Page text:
by Shihar Aneez | Thomson Reuters Foundation
Friday, 10 February 2017 13:58 GMT
Government has failed to prosecute alleged war crimes such as torture, unlawful killings and enforced disappearances
By Shihar Aneez
COLOMBO, Feb 10 (Thomson Reuters Foundation) - Families whose loved ones disappeared during Sri Lanka's civil war have called on the United Nations to pressure the government to speed up a war crimes probe after a senior minister said it would take more time to investigate alleged abuses.
Almost eight years have passed since the civil war pitting government forces against separatist Tamil rebels ended, but the government has failed to prosecute alleged war crimes such as torture, unlawful killings and enforced disappearances.
More than 100,000 are estimated to have died some 65,000 went missing during the 26-year conflict, which ended in May 2009 with the defeat of the Liberation Tigers of Tamil Eelam (LTTE).
The United Nations and rights activists have accused the military of killing thousands of civilians, mostly Tamils, during the final weeks of the war and have urged justice for the families of those who disappeared.
But Sri Lanka's Foreign Minister on Tuesday said more time was needed - frustrating the families of victims.
"My brother was arrested by the army on June 12, 2009 just after the end of the war at midnight while he was working in a bakery," said 27-year-old lawyer Sivasubramaniam Mahalukshmi from the northern city of Jaffna. His brother has not been seen since, he said.
"Giving more time to the government is not necessary... The U.N. should pressurise for an immediate solution to the problem of missing people."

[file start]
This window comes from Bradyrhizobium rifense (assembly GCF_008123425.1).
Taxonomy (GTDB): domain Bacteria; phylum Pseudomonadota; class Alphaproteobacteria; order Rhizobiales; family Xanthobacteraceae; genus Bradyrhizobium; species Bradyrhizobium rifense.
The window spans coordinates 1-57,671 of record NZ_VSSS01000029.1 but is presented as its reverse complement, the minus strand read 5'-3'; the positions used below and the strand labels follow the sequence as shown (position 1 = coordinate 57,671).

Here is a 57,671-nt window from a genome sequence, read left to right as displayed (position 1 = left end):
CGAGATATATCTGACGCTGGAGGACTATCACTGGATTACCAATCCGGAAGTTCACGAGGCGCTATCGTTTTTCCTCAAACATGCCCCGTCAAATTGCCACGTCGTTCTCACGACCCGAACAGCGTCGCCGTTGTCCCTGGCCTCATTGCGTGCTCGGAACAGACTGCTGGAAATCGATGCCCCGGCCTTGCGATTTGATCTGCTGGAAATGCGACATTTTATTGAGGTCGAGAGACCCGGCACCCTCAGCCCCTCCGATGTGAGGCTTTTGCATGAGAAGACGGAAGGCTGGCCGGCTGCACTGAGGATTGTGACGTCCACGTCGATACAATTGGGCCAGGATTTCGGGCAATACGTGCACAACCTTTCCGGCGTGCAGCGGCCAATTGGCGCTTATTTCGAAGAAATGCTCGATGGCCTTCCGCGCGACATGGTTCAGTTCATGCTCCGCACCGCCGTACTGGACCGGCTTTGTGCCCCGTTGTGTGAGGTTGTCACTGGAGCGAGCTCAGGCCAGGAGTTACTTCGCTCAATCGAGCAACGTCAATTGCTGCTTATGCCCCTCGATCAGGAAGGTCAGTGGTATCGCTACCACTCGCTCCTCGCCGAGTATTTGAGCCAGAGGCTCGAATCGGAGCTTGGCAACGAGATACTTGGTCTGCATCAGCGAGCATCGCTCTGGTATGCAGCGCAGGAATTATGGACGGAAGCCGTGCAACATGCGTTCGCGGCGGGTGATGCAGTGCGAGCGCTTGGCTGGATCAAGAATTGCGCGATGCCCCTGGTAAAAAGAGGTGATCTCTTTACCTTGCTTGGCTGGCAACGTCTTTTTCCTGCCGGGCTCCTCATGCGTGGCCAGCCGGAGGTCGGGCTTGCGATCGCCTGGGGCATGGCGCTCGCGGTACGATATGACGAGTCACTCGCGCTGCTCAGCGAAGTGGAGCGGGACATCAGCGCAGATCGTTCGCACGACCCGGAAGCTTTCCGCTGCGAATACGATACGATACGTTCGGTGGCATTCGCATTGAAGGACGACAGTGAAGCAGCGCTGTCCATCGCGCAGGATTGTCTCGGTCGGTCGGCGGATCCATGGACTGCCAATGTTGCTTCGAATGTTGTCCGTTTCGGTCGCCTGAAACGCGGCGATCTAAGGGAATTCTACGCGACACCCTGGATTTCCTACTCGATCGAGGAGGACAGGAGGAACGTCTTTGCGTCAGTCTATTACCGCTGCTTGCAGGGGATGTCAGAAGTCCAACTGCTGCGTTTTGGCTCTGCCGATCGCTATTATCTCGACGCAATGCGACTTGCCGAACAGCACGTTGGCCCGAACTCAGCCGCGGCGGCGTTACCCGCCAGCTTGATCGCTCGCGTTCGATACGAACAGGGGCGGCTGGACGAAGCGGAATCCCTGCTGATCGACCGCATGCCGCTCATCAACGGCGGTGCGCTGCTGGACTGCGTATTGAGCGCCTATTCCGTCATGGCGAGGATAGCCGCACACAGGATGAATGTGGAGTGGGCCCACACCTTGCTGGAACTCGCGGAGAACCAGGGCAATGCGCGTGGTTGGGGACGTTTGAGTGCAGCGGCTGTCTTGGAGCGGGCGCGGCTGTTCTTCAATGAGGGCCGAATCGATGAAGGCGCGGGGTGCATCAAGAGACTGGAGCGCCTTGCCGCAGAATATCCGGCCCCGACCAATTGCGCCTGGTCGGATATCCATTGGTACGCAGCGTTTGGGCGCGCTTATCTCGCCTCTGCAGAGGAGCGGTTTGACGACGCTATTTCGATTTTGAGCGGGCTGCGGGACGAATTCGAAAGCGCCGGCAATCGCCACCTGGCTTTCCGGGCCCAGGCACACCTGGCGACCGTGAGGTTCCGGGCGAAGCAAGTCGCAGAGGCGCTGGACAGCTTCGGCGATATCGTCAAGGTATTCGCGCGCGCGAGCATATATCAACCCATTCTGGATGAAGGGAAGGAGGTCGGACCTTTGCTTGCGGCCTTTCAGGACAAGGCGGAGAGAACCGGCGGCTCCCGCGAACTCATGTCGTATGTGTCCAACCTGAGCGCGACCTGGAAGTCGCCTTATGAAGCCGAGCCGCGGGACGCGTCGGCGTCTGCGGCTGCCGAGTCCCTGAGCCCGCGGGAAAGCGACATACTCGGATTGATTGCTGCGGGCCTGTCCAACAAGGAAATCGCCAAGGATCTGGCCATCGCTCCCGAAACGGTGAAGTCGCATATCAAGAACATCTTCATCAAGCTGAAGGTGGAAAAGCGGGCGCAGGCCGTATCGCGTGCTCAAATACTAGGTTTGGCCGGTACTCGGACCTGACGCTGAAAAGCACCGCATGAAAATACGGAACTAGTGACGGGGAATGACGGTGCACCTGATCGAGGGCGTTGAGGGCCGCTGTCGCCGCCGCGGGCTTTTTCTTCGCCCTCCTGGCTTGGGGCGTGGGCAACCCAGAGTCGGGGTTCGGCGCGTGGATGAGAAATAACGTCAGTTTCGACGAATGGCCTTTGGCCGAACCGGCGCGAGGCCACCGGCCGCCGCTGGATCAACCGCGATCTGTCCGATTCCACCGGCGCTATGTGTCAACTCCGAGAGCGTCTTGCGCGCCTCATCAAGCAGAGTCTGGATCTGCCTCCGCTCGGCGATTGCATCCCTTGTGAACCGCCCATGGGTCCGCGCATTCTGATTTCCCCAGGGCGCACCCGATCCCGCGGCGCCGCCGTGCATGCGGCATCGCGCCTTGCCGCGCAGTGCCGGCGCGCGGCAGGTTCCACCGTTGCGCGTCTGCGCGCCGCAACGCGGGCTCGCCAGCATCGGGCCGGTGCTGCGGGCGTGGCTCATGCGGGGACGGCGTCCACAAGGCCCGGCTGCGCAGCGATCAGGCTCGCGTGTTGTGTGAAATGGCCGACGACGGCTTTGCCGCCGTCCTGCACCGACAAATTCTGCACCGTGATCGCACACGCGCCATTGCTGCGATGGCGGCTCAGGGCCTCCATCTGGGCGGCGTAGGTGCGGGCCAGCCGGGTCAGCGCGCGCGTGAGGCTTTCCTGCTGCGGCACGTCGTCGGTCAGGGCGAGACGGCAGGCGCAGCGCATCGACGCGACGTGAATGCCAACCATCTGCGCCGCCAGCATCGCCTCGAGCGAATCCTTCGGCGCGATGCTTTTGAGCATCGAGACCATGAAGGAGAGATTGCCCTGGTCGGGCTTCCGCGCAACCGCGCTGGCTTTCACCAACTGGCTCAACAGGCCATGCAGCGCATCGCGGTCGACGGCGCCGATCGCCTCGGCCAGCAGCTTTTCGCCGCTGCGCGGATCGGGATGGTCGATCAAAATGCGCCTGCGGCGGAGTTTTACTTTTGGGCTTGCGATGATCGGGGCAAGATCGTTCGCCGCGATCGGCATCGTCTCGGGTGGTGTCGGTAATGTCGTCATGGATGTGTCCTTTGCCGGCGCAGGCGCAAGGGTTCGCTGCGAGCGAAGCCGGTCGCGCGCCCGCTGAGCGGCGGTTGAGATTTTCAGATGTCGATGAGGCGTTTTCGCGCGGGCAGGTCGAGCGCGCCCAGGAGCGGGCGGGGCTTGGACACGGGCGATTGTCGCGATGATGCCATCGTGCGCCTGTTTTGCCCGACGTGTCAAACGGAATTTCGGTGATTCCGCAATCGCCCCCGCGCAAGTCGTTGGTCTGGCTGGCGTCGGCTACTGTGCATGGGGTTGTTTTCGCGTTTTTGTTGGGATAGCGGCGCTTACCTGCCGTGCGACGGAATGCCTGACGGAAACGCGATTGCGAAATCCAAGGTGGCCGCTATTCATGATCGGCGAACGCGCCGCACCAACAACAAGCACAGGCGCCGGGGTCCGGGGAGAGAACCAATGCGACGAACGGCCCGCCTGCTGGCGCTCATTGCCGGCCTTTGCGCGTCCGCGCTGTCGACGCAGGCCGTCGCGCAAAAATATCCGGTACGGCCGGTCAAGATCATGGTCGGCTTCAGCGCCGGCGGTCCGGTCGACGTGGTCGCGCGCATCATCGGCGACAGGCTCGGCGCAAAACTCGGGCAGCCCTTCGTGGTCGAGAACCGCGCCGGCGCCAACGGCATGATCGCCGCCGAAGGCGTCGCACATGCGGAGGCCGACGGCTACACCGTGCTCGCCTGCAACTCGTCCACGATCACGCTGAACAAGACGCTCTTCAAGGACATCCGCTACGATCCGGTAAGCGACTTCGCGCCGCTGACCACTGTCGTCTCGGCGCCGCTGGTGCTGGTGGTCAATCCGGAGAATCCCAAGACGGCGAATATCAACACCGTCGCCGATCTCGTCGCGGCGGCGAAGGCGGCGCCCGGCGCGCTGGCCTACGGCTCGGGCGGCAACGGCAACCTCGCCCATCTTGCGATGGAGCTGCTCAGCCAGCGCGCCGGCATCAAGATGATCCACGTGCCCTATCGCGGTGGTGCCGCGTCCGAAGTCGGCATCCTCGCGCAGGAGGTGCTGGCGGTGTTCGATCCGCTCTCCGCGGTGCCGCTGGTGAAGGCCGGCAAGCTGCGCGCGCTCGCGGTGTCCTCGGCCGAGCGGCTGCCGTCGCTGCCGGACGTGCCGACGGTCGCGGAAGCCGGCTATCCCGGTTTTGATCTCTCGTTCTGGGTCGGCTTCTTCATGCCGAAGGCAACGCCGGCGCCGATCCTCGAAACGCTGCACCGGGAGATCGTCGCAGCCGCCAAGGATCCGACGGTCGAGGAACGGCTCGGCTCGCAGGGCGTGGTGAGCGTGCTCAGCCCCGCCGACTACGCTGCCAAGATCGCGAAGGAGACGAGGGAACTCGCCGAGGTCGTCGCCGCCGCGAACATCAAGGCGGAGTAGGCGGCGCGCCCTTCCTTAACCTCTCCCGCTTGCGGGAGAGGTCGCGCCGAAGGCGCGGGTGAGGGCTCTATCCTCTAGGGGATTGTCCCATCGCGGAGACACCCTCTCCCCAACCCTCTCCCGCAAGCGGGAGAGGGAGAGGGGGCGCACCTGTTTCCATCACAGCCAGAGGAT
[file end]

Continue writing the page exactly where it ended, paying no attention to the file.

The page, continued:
Leeladevi Anandanadrajah, 64, from the former Tamil Tiger stronghold of Kilinochchi said her son was not in rebel ranks but surrendered to the army in May 2009. He has not been seen since.
"His wife, my daughter-in-law, is living with two children and waiting to see her husband. The children are expecting their father. Sometimes if the kids' mentality get affected, they will turn violent," she said.
"There is no more time is needed. The U.N. should investigate and find the truth."
Ethnic minority Tamil politicians have complained of the government's slow progress in addressing alleged war crimes.
President Maithripala Sirisena's government in 2015 committed to allowing foreign judges to investigate allegations, but Sirisena later opposed their involvement.
His predecessor, Mahinda Rajapaksa, rejected requests by the international community to probe war crime allegations and denied U.N. officials entry to the island nation.
Foreign Minister Mangala Samaraweera told journalists on Tuesday the investigation would take more time, but offered reassurance Sri Lanka was committed to punishing perpetrators.
"I know there are lots of short-comings. I know we have not proceeded as fast as we ought to. Obviously, we need more time," said Samaraweera.
"We are making haste slowly. But there will be no U-turns, but occasionally there could be a detour. But the destination remains the same."
The Tamil Tigers were also accused of widespread wartime abuses, such as using child soldiers and targeting civilians with suicide bombers.
(Reporting by Shihar Aneex; additional reporting by Ranga Sirilal in Colombo and Navaratnam Parameswaran in Jaffna. Editing by Nita Bhalla and Ros Russell. Please credit the Thomson Reuters Foundation, the charitable arm of Thomson Reuters, that covers humanitarian news, women's rights, trafficking, property rights, climate change and resilience. Visit http://news.trust.org)